IPO mania hits both sides of the Atlantic

Yesterday saw the start of conditional trading of shares for Glencore International, the Swiss based commodities producer, on the London Stock Exchange – this being the largest ever flotation in the UK on the London Stock Exchange, valuing the 20% of the company that was listed at over $9.9bn and subsequently making a significant number of employees decidedly better off in one fell swoop.

Simultaneously, LinkedIn completed its IPO on the New York Stock Exchange yesterday, raising an estimated $353m. Whilst not comparable in monetary terms, the LinkedIn IPO is certainly attracting as much press attention as the Glencore listing for the simple reason that at the end of its first day of trading its shares had hit $94.25 – a whopping 109% up from the issue price. Meanwhile Glencore, whose shares were massively over-subscribed, closed after conditional trading more or less at their offer price.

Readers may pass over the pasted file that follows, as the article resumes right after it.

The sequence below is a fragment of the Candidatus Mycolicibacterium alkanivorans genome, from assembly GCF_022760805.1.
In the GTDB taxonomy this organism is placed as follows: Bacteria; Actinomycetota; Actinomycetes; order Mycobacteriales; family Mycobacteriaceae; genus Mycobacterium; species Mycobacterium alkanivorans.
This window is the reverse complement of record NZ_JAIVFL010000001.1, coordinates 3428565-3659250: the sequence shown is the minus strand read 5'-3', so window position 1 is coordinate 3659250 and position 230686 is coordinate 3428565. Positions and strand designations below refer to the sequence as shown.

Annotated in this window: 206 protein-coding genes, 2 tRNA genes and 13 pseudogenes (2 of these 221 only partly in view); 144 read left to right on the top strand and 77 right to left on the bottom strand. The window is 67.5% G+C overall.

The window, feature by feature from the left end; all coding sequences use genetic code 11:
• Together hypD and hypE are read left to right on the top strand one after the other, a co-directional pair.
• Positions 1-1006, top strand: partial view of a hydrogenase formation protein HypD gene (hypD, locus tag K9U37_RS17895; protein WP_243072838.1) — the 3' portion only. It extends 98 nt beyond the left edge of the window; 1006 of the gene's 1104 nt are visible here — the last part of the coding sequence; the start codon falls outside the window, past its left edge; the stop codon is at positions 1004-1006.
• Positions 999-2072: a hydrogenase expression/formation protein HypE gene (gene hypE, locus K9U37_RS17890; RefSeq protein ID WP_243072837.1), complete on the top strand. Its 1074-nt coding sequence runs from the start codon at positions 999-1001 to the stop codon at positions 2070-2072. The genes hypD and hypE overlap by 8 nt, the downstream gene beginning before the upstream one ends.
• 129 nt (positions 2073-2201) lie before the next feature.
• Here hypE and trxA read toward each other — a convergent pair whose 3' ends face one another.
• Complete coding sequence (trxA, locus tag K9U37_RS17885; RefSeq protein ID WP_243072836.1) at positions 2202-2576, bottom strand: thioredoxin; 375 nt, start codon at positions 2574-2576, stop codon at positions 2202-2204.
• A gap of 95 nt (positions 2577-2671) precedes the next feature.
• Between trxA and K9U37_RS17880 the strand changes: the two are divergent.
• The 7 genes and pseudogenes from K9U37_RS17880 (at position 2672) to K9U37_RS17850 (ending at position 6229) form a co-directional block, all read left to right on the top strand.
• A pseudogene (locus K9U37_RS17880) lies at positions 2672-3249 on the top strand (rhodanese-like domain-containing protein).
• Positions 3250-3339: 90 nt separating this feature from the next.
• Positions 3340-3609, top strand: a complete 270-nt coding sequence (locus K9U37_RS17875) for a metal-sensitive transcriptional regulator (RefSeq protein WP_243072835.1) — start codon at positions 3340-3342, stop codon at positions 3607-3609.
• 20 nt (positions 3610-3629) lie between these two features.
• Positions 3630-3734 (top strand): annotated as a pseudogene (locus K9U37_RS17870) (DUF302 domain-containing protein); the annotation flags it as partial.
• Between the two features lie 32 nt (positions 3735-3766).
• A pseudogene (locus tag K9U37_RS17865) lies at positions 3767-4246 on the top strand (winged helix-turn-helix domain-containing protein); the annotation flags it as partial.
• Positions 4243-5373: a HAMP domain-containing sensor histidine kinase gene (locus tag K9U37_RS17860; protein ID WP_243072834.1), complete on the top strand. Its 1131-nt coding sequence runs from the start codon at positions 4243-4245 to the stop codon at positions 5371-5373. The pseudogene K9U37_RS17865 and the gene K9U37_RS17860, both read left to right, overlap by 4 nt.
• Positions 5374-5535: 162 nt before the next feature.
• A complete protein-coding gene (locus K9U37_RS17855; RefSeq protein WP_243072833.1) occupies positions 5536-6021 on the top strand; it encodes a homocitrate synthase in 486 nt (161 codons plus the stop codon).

If you look at IPO deal activity since 2007, then it’s very, very clear that the IPO markets suffered from the economic downturn as a whole in 2008 and 2009. Completed IPOs in 2008 were down by 47.5% on 2007, and in 2009 were down by 33.7% on 2008. That said, the IPO market re-bounded strongly in 2010 with just under 1,700 IPOs completed raising over $270bn. This year has seen just under 550 completed IPOs so far – and the Glencore IPO will most certainly push up absolute deal values – but at this point in the year, 2011 is not looking as strong as the same time in 2010.

But what do the Glencore and the LinkedIn IPOs actually tell us about the market? Well, for me it is quite clear: you have strong companies like Glencore whose shares are massively over-subscribed from an institutional perspective – recognising the actual strength and historical performance of the company – yet the general investing public seem to be as eager to get their hands on the shares of LinkedIn, one of the new breed of tech companies who at this point still seems to have everything to prove.

Is this going to be another tech boom like we saw between 1999 and 2000?


Filed under: IPOs